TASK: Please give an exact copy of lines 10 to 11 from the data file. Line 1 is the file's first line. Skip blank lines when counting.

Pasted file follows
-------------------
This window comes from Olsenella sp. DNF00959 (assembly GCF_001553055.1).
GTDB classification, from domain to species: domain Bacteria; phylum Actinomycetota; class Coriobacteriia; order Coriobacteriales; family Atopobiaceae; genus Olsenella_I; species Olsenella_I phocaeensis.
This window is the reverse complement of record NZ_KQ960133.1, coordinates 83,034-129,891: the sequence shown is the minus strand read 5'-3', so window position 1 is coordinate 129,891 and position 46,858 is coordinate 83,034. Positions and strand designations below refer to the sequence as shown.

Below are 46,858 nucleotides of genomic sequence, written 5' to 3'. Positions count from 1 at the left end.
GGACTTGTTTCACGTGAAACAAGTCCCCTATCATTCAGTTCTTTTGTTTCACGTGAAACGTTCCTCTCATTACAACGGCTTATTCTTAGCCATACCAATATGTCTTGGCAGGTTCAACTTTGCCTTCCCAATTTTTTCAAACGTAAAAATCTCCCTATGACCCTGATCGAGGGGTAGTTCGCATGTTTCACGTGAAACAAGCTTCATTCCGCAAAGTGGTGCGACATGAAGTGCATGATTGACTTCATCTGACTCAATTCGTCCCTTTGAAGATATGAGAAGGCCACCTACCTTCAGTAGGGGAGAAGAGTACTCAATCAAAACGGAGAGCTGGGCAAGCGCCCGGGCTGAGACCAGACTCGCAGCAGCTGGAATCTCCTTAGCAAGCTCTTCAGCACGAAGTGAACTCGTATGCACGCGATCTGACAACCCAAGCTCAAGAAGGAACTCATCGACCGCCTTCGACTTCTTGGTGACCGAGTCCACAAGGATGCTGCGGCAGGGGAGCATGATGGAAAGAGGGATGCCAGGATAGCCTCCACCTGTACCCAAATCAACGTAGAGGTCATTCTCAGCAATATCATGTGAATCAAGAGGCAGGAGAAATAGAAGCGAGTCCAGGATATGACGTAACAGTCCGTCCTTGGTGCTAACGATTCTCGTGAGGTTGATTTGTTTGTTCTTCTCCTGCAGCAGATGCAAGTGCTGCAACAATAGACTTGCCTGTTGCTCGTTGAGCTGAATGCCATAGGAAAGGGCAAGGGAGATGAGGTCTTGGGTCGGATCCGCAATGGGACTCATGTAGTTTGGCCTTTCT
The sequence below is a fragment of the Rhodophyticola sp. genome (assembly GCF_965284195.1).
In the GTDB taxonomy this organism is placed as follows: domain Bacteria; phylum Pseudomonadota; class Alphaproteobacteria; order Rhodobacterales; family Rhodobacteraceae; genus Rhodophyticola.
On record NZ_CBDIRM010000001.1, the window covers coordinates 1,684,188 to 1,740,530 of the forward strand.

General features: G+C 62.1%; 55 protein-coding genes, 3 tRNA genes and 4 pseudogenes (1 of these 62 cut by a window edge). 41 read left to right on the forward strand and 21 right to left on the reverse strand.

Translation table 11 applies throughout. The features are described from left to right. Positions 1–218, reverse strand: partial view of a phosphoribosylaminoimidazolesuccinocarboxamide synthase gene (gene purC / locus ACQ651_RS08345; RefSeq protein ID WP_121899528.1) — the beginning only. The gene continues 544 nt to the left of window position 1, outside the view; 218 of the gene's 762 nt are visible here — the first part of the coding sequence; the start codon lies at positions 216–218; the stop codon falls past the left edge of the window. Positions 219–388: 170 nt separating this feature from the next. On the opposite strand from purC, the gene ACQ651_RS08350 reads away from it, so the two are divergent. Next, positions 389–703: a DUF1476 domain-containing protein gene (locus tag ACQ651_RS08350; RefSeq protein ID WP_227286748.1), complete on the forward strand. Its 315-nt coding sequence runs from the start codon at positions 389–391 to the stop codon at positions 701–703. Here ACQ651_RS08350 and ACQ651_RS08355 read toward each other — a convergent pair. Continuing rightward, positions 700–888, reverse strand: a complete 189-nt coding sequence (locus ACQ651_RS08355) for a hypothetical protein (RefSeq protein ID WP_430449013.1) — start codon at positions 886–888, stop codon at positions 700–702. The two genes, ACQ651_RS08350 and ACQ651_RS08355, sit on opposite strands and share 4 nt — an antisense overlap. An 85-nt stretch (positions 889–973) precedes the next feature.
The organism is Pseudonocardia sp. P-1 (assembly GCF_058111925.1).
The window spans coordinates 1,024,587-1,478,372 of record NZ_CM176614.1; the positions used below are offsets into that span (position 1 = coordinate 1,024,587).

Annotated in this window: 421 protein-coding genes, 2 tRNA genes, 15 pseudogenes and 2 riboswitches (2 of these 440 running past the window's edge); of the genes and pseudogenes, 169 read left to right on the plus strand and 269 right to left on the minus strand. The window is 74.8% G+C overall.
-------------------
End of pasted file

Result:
Translation table 11 applies throughout. The features are described from left to right. Positions 1–218, reverse strand: partial view of a phosphoribosylaminoimidazolesuccinocarboxamide synthase gene (gene purC / locus ACQ651_RS08345; RefSeq protein ID WP_121899528.1) — the beginning only. The gene continues 544 nt to the left of window position 1, outside the view; 218 of the gene's 762 nt are visible here — the first part of the coding sequence; the start codon lies at positions 216–218; the stop codon falls past the left edge of the window. Positions 219–388: 170 nt separating this feature from the next. On the opposite strand from purC, the gene ACQ651_RS08350 reads away from it, so the two are divergent. Next, positions 389–703: a DUF1476 domain-containing protein gene (locus tag ACQ651_RS08350; RefSeq protein ID WP_227286748.1), complete on the forward strand. Its 315-nt coding sequence runs from the start codon at positions 389–391 to the stop codon at positions 701–703. Here ACQ651_RS08350 and ACQ651_RS08355 read toward each other — a convergent pair. Continuing rightward, positions 700–888, reverse strand: a complete 189-nt coding sequence (locus ACQ651_RS08355) for a hypothetical protein (RefSeq protein ID WP_430449013.1) — start codon at positions 886–888, stop codon at positions 700–702. The two genes, ACQ651_RS08350 and ACQ651_RS08355, sit on opposite strands and share 4 nt — an antisense overlap. An 85-nt stretch (positions 889–973) precedes the next feature.
The organism is Pseudonocardia sp. P-1 (assembly GCF_058111925.1).